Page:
Articles Tagged with Boca Raton Florida Stockbroker Fraud Lawyer

Scottsdale, Arizona-based First Financial Equity Corporation (First Financial) and the firm’s Chief Compliance Officer (CCO), Melissa Ann Strouse, were named in a Financial Industry Regulatory Authority (FINRA) complaint alleging that the firm failed to establish and maintain a proper supervisory system with respect to the appropriateness of fee-based accounts and the monitoring of accounts for potential churning and excessive trading.  Melissa Strouse was named in FINRA’s complaint amidst allegations that as the firm’s CCO, she was responsible for ensuring the firm’s compliance with supervisory procedures.

According to the FINRA complaint, First Financial Equity had inadequate written supervisory procedures (WSPs) with respect to the appropriateness of fee-based accounts for the firm’s customers and had no system in place to address situations where excessive fees may have been charged.  Further, the Complaint alleges that First Financial failed to maintain and enforce a supervisory system related to its options business and that the firm allegedly had no WSPs for the supervision, approval and sale of exchange-traded funds (ETFs).  For her part, the Complaint alleges that Melissa Strouse failed to ensure that the WSPs covered all required areas and were amended as needed. Continue Reading

James P. Hilty Jr., an Ocala, Florida based broker formerly employed with Edward D. Jones & Co., L.P. (Edward Jones) submitted a letter of Acceptance, Waiver, and Consent in which he consented to, but did not admit to or deny, the Financial Industry Regulatory Authority’s (FINRA) findings that he entered discretionary trades customers’ accounts without the necessary prior written customer authorization.

FINRA found that while employed as a General Securities Representative with Edward Jones, James Hilty exercised discretion in three customer accounts with the execution of 14 trades. In violation of NASD Conduct Rule 2510(b) and FINRA Rule 2010, Mr. Hilty neglected to obtain the necessary prior written authorization for discretionary trading from the customers or his member firm. FINRA stated that none of the customers were aware of the trades executed by Mr. Hilty at the time they were made. Mr. Hilty had instead previously spoken with the customers about a trading strategy, but he failed to discuss the subject trades prior to their execution or on the day of the trades. Continue Reading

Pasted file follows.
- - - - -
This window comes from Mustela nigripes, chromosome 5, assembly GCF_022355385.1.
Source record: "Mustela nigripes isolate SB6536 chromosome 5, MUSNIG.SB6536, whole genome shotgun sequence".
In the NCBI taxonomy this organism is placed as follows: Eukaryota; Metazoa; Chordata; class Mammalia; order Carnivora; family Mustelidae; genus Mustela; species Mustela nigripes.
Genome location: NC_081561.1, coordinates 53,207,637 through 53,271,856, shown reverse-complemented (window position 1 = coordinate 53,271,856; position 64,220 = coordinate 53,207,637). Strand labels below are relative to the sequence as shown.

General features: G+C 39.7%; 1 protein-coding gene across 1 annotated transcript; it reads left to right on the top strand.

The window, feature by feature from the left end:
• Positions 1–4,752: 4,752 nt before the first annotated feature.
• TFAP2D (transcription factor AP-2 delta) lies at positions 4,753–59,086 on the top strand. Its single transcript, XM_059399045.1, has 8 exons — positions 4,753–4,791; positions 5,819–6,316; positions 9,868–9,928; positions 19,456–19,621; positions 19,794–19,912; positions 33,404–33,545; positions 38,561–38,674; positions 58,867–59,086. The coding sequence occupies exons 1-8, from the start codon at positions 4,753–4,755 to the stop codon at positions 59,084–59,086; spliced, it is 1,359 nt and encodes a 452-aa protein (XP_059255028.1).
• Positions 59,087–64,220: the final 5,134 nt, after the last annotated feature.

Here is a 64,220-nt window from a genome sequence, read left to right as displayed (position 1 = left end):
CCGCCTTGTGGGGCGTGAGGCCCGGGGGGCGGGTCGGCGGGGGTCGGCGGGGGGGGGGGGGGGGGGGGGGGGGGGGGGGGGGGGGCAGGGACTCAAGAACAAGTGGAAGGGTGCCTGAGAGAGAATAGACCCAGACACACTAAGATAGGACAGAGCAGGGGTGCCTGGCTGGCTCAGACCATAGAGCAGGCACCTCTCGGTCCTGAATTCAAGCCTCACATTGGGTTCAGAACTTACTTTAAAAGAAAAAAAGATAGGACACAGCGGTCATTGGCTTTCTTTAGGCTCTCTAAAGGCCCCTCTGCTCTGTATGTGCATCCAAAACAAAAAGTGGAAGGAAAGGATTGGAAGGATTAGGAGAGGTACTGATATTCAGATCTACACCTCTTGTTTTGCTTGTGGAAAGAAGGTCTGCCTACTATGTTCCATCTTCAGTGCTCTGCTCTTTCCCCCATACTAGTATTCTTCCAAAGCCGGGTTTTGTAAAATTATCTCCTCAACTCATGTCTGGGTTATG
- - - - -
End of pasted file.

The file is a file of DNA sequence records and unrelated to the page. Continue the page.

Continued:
Michael Jeffrey Oppenheim of Livingston, New Jersey, submitted a Letter of Acceptance, Waiver and Consent (AWC) to the Department of Enforcement of the Financial Industry Regulatory Authority (FINRA) for failing to provide documents and information and an on-the-record testimony in connection with allegations that he may have converted approximately $20 million of customer funds, altered customer documents, and created false account statements.

FINRA began an investigation into Michael Oppenheim’s termination from his member firm, J.P. Morgan Securities LLC (J.P. Morgan), as well as allegations that he may have converted nearly $20 million of customer funds between March 2011 and March 2015. FINRA was also investigating the alleged altering of customer documents and creation of false account statements by Mr. Oppenheim. Continue Reading

David Santos of Niskayuna, New York submitted a Letter of Acceptance, Waiver and Consent (AWC) to the Department of Enforcement of the Financial Industry Regulatory Authority (FINRA) after allegedly falsifying letters that enabled an imposter to fraudulently transfer funds from a client and execute unauthorized sales of stocks.

Santos entered the securities industry in 1991 when he became associated with a FINRA member firm. In March 1998, Santos became a General Securities Representative (GSR). Between 1998 and 2006, Santos was a GSR with three different FINRA member firms. On September 2, 2006, Santos became registered as a GSR with Cetera Investment Services, LLC (Cetera). Santos later became a General Securities Principal with Cetera in April 2010 and remained there until he was terminated in May 2014. Continue Reading

At 99 years, Ms. Irene Bergman, a good stockbroker, shares some advice for those who would like to enjoy a long career on Wall Street. A direct quote from Ms. Bergman herself: “Don’t do anything stupid.” Ms. Bergman happens to be one of the oldest working professionals in an industry run by men half her age.

Ms. Bergman offers a rare perspective of the changes in the securities industry. She recalls the small private firms founded by German Jews in the early twentieth century. Her father was a private banker in those days. In 1942, Ms. Bergman began working as a secretary at a bank, and then fifteen years later, Ms. Bergman joined Hallgarten and Co., a member of New York stock exchange. Continue Reading